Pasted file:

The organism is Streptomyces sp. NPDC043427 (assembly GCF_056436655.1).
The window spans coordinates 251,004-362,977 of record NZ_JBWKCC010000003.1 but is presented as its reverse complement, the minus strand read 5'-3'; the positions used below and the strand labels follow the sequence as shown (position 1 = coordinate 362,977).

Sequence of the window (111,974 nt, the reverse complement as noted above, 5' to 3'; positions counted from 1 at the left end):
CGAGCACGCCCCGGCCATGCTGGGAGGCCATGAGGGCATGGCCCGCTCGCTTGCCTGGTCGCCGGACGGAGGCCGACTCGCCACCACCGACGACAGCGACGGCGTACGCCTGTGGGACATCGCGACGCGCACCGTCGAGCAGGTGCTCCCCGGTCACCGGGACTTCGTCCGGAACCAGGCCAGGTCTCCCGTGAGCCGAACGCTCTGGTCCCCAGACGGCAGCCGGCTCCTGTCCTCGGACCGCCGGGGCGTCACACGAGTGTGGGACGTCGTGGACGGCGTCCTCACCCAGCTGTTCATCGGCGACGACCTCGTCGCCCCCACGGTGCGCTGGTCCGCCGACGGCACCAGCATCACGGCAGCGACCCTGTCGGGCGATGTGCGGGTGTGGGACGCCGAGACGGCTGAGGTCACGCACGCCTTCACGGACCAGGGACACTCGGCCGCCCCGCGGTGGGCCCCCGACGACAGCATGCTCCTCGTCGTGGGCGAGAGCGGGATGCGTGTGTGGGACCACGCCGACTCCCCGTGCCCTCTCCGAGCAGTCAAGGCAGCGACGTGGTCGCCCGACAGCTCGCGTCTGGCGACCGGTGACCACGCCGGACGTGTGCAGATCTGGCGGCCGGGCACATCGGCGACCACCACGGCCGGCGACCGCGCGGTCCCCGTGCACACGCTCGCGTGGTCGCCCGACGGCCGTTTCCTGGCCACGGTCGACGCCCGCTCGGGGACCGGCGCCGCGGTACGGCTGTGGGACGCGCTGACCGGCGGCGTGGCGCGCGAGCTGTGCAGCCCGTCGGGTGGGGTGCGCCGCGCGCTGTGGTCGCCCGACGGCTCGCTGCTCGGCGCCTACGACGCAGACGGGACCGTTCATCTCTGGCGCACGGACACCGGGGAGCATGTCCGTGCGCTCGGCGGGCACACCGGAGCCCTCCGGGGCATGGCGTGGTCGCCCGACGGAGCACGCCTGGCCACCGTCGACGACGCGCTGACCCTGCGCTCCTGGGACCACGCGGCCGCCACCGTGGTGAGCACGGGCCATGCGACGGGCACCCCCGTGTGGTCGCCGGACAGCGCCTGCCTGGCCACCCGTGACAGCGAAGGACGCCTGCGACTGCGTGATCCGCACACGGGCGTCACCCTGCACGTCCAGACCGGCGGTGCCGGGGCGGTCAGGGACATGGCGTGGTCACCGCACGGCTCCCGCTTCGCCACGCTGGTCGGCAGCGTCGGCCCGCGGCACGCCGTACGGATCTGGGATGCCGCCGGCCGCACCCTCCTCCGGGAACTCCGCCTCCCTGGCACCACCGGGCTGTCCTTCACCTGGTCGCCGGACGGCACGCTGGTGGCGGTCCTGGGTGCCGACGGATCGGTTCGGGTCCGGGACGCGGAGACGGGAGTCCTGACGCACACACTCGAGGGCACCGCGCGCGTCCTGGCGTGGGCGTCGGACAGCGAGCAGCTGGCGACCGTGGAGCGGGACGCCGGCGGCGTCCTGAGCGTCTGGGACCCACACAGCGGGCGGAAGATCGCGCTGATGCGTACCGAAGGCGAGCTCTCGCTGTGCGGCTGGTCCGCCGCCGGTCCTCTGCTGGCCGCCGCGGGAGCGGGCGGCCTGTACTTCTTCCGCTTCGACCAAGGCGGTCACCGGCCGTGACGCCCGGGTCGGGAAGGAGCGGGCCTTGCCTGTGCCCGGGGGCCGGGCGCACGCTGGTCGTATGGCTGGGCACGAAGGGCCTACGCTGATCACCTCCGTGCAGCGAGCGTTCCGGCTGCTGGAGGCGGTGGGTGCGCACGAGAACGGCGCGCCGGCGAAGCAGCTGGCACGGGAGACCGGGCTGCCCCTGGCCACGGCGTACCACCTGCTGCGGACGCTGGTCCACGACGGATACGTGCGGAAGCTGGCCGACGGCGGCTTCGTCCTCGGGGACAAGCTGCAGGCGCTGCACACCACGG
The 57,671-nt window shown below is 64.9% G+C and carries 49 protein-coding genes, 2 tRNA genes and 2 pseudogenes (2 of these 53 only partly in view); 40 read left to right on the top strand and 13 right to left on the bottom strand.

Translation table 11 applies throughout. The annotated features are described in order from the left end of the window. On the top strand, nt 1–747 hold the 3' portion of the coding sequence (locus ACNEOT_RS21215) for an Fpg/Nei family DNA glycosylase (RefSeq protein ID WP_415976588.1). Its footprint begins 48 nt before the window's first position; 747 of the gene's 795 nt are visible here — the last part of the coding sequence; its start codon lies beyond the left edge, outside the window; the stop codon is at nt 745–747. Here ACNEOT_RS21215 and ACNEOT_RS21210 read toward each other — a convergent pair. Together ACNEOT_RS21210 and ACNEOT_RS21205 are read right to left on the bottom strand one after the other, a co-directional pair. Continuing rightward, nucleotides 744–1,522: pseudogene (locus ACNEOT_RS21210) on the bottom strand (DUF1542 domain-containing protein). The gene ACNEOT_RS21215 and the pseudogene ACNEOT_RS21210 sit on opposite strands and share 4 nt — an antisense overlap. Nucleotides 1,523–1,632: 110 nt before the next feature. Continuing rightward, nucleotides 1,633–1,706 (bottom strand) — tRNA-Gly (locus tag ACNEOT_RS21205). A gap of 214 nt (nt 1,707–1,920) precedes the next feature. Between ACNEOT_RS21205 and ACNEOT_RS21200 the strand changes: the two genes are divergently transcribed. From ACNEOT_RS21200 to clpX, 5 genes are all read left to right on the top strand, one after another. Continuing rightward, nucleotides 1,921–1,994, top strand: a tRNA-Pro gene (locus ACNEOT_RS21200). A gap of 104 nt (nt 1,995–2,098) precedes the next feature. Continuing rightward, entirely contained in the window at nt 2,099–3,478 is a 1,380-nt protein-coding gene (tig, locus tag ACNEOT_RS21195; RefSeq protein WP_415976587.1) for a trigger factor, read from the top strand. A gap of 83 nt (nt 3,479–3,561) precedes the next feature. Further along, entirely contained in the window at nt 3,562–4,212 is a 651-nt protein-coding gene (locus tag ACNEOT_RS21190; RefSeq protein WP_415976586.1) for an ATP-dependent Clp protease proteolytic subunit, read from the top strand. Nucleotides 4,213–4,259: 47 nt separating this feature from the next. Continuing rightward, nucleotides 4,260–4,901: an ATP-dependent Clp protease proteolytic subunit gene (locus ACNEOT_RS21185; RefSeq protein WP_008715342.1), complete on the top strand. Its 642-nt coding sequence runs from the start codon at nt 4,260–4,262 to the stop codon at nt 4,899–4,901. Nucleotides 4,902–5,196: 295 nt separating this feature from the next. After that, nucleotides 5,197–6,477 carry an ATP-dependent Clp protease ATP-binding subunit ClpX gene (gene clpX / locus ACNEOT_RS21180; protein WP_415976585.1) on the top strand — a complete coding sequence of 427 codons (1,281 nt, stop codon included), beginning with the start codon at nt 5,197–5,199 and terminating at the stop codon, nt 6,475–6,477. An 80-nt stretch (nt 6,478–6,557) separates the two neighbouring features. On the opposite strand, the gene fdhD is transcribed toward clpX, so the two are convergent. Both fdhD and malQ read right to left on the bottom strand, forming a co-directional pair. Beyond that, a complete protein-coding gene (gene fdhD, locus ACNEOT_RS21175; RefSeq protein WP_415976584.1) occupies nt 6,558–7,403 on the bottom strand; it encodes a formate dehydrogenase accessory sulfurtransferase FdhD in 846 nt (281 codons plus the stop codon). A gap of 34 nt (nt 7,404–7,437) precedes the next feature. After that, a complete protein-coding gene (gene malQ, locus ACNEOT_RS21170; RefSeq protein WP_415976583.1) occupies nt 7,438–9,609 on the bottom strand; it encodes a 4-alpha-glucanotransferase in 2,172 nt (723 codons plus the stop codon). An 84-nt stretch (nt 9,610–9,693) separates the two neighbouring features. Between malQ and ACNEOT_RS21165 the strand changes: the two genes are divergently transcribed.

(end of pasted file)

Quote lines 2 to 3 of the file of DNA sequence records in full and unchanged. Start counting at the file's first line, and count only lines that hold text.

The window spans coordinates 251,004-362,977 of record NZ_JBWKCC010000003.1 but is presented as its reverse complement, the minus strand read 5'-3'; the positions used below and the strand labels follow the sequence as shown (position 1 = coordinate 362,977).

Sequence of the window (111,974 nt, the reverse complement as noted above, 5' to 3'; positions counted from 1 at the left end):